Skip to comments.Higher Education: Uniting the Great Books and Faith
Posted on 08/04/2004 9:52:17 AM PDT by Convert from ECUSA
he most radical experiment in American higher education today isn't taking place at an Ivy League university. Nor is it happening at one of the country's prestigious liberal-arts colleges such as Amherst or Davidson or at a big-name state university. No, this bold and significant academic undertaking has been quietly but powerfully under way for more than three decades on a bucolic mountain meadow near Santa Paula, Calif., 65 miles northwest of Los Angeles and not far from Santa Barbara.
Thomas Aquinas College (TAC) is a small school, and Roman Catholic, as its name suggests. Its 330 students come for four years from all over the United States and several foreign countries to read the Great Books of Western Civilization: ancients such as Sophocles and Aristotle down through significant moderns such as Edward Gibbon and Flannery O'Connor.
TAC students study Latin for two years. And they pursue a curriculum based on the trivium and quadrivium -- the concept of education in the "seven arts" developed in the Middle Ages -- which means everyone who graduates from Thomas Aquinas will have training in grammar, rhetoric, and logic (the trivium), and in arithmetic, geometry, astronomy and music (the quadrivium). As one Thomas Aquinas senior said, "It is truly a liberal education!"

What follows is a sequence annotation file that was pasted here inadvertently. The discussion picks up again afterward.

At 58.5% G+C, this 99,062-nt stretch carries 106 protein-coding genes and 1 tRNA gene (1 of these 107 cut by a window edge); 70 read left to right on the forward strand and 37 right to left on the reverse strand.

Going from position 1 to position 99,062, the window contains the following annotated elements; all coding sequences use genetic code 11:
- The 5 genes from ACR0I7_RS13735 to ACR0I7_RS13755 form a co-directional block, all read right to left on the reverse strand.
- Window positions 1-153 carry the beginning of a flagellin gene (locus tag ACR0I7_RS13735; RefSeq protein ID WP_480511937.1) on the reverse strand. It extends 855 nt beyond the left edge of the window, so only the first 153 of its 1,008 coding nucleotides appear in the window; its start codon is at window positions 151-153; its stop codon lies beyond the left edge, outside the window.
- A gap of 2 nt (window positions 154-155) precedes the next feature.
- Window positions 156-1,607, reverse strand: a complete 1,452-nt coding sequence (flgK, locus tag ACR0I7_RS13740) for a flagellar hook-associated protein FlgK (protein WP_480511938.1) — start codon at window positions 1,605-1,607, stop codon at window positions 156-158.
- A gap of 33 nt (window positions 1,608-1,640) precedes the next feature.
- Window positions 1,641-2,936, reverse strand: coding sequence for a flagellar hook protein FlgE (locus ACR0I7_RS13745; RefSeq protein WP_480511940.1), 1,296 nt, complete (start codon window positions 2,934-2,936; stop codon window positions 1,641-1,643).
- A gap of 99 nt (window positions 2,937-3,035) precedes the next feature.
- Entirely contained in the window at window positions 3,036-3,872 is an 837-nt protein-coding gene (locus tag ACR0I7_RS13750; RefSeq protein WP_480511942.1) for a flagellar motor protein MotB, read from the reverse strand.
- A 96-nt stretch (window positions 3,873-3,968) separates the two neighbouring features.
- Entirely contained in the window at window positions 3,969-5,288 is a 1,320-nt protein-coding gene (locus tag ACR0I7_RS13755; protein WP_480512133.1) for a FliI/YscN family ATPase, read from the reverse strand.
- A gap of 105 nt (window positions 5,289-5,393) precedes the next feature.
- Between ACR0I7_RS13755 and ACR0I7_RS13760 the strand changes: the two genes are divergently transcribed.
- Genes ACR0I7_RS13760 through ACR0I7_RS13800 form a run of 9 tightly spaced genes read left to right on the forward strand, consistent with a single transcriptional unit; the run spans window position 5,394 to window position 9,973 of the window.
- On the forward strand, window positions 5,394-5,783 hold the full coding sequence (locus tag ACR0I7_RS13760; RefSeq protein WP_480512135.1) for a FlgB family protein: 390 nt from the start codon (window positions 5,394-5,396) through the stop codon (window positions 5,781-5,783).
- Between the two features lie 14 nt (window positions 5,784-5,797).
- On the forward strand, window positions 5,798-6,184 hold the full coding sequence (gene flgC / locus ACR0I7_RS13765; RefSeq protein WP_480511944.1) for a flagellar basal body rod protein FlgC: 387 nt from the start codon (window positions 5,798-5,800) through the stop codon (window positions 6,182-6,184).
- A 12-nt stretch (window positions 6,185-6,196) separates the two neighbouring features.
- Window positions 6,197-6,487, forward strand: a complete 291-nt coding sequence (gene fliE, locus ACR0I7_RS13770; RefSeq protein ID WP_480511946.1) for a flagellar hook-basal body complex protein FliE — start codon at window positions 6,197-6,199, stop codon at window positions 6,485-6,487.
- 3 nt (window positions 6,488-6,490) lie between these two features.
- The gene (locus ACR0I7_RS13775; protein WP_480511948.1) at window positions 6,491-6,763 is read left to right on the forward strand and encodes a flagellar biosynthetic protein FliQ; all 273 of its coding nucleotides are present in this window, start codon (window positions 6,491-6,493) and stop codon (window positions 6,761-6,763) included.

But students have another reason for choosing Thomas Aquinas College. The education they receive there is tied firmly to the Christian faith, giving their encounter with the great ideas of the West a structure and foundation -- and a perspective from which to judge those ideas worthwhile or not, true or false.
(Excerpt) Read more at insightmag.com ...
"Would that we had more Catholic institutions like this instead of the likes of Georgetown U."
Anything associated with the Jesuits should be regarded with extreme caution. Actually to be even safer, anything associated with the novus ordo should be approached with caution.
Unless it is someone exceptional, like Fr. Hardon, if I see "S.J." I go in the opposite direction.
Joma's daughter is a recent graduate of TAC.
Two other good Catholic colleges come to my mind - Thomas More College, in Merrimack NH, and Magdalen College in Warner NH.
Christendom College in Front Royal, VA (60 miles west of where I live) is another one that seems to have a good reputation. That's where Walter Carroll is. The pastor of my parish used to teach there, and I know him enough to know that he would not set foot in a college that wasn't solid on doctrine and foundations.
Yes - I have Dr. Carroll's "Christendom" series, and have been going through them (very slowly).
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